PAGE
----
Supply - when controlled technology, or access to that technology, is provided to users located outside of Australia.
Publication - when controlled technology is placed it in the public domain.
Pre-publication - activities, such as supplying a draft publication to a publisher or a peer reviewer, that support the pubication process.
Export - sending goods and/or technology from Australia to a place outside of Australia.
As a first step, it is important to understand whether the goods or technologies you are using actually trigger control thresholds. You can self-assess using the Online DSGL Tool on the DEC website.
The list of controlled goods and technologies (the Defence and Strategic Goods List) is split into two parts:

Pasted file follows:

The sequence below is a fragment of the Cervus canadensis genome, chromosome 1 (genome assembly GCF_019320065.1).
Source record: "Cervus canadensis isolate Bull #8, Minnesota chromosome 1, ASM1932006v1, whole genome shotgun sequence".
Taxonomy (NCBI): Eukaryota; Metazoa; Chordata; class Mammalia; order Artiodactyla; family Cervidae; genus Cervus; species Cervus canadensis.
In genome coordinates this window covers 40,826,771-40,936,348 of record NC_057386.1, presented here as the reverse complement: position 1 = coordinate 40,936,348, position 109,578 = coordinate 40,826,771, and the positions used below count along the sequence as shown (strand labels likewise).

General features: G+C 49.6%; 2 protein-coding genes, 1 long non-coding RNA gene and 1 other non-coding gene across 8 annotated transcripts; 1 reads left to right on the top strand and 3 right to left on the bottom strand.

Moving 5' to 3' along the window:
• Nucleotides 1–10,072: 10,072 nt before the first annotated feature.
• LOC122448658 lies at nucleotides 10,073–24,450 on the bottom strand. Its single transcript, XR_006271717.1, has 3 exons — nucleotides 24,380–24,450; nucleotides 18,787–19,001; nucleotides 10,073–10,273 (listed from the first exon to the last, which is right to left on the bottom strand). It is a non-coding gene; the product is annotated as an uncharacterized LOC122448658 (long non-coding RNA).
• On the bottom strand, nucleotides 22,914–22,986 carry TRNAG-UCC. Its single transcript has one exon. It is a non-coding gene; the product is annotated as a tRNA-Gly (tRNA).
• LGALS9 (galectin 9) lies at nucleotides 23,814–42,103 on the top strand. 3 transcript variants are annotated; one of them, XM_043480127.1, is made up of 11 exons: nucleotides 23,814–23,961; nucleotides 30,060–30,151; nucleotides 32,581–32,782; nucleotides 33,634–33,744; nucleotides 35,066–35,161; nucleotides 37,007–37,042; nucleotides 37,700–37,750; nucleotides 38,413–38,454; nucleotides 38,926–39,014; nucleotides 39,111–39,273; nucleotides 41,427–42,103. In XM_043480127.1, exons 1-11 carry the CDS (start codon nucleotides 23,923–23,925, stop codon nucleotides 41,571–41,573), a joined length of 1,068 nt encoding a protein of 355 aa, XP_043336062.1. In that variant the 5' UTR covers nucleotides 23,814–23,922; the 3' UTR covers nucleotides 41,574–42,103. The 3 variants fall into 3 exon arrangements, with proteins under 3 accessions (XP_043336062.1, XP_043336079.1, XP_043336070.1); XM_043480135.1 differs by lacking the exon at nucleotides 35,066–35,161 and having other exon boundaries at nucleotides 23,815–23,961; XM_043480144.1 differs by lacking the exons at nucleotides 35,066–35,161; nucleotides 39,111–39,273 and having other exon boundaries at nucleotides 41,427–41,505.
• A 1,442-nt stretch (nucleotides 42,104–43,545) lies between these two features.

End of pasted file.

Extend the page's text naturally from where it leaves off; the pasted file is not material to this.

Part 1 lists munitions (or military) items. These items are more tightly controlled.
Part 2 lists dual-use items; that is, items that may be used for commercial purposes, but may be used in military systems or for weapon of mass destruction purposes.
Is the export of patented information fully disclosed on the public record subject to export controls?
No. As this information is already on the public record, it is considered in the public domain and is not subject to export controls.
I have an invention that can be related to a DSGL technology (Part 1). I lodged a patent application in Australia, which will not be made public. One year later, the patent will go to the Patent Cooperation Treaty phase when the patent will be published. What procedures need to follow in going into the Patent Cooperation Treaty phase?
Information provided as part of a patent application is exempt from export controls. This includes any application submitted as part of the Patent Cooperation Treaty process. Once patent information is published in the public domain, it is no longer subject to export controls.